The Budget

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The Budget

Post by XJSJohn @ Wed Mar 12, 2008 1:24 pm

Anyone watching this / able to understand it?

Can you give a heads up if they have any plans to shaft expats or offshore (IoM / CI) investments & savings.

It will take a day or so for any useful information to filter out to here.

Cheers!
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Re: The Budget

Post by StuR @ Wed Mar 12, 2008 1:36 pm

Nothing so far that I can tell, but keeping my eye on to see what comes out in the wash.

Not as severe a budget as I was expecting.
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Re: The Budget

Post by dirtyboy @ Wed Mar 12, 2008 2:40 pm

If anyone wants to know something in particular, let me know.

We've got out guys dissecting it right now. My internet connection kept cacking up making it sound like DJ Darling was hitting the decks and playing the a voice changer, certainly entertaining from that point of view.

Few points
Introduction of an effective 100% FYA on the first ££50,000 of capital expenditure.
Capital gains exemption per individual up to ££9,600.
Capital gains tax 18% (indexation and taper relief withdrawn)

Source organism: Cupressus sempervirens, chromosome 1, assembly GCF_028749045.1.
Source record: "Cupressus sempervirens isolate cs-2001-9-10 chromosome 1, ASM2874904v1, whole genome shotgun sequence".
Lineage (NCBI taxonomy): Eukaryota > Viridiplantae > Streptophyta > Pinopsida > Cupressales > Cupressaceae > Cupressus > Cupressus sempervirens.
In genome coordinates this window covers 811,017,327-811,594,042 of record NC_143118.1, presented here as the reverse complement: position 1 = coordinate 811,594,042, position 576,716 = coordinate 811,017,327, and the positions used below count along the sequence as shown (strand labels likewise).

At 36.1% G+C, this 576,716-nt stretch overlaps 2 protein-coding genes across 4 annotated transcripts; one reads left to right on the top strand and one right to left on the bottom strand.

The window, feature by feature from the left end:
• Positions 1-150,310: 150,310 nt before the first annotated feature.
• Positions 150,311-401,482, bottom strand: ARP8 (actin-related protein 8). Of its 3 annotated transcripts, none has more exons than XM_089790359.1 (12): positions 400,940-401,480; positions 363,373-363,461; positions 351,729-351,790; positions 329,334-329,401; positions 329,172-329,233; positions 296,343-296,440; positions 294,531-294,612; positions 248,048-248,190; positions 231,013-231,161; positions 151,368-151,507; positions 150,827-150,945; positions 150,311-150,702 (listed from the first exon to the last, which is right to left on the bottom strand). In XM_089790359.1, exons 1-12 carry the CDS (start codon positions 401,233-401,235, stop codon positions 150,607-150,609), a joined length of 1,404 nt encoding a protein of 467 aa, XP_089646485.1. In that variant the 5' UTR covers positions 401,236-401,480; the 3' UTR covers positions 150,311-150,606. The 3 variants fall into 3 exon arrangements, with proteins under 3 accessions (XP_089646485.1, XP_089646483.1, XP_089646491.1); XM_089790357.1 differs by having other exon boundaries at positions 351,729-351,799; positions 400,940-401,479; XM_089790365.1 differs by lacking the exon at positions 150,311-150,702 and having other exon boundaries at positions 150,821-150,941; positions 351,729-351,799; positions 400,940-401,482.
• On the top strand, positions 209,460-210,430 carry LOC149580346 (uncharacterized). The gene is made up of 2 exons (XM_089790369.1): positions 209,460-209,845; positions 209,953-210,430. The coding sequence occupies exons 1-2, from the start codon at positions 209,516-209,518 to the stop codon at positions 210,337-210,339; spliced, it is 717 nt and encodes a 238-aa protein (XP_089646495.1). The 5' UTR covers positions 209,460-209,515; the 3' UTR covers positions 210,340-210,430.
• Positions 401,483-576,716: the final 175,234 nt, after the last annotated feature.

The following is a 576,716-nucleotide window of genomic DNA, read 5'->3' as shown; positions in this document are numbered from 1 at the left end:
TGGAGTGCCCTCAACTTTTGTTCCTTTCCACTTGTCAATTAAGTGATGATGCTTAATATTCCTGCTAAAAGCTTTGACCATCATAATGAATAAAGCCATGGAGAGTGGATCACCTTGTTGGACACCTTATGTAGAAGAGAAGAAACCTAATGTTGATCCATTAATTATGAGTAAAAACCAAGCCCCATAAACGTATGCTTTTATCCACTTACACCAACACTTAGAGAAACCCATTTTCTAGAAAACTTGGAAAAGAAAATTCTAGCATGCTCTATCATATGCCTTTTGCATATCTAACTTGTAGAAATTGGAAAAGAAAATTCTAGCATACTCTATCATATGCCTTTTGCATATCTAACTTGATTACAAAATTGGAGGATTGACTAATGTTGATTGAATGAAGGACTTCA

VAT registration threshold increased to ££67,000 (from ££64,000)


Motoring
With effect from 1 April 2009, and as set out in Table 8a, VED for cars, registered on or
after 1 March 2001, will be reformed to include six new bands. From 1 April 2010, a new first
year VED rate will be introduced. With effect from 1 April 2009, and as set out in Table 8b, the
lower rate of VED for cars and light good vehicles registered before 2001 is frozen and the
higher rate will rise by ££15. With effect from 1 April 2009, the VED rate for light goods vehicles
registered after 2001 will rise by ££15. With effect from 1 April 2010, the VED rate for cars and
light goods vehicles registered before 2001 will be increased in line with indexation

Effective from 13-Mar-08
CO2 emissions standard CO2 emissions standard first year standard
VED band (g/km) rate (g/km) rate rate rate4 4
A Up to 100 ££ 0
B 101 – 120 ££ 35
C 121 – 150 ££120
D 151 – 165 ££145
E 166 – 185 ££170
F Over 186* ££210 Cars registered before 23 March 2006.
G Over 226** ££400 Cars registered on or after 23 March 2006.

Double taxation
Legislation will be introduced, with effect from 6 April 2008, to ensure that the credit
for any foreign tax paid on trade or professional earnings is no more than the UK income tax
due in respect of the same earnings. (*)


Personal tax
from 6 April 2008, the 10 pence starting rate will be
removed for earned income but will continue to be available for savings income.

As announced in Budget 2007, from 6 April 2008, the basic rate of income tax will be
reduced from 22 pence to 20 pence.

As announced in Budget 2007, from 6 April 2008, Individual Savings Accounts (ISAs)
will be made simpler and more flexible, and the investment limit will rise to ££7,200, of which
££3,600 can be in cash.
Last edited by dirtyboy on Wed Mar 12, 2008 2:48 pm, edited 2 times in total.
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Re: The Budget

Post by Snoggledog @ Wed Mar 12, 2008 2:41 pm

In short.. "Spread 'em sweet cheeks" unless you're a chav or a greenie. Pretty much everyone is getting hit.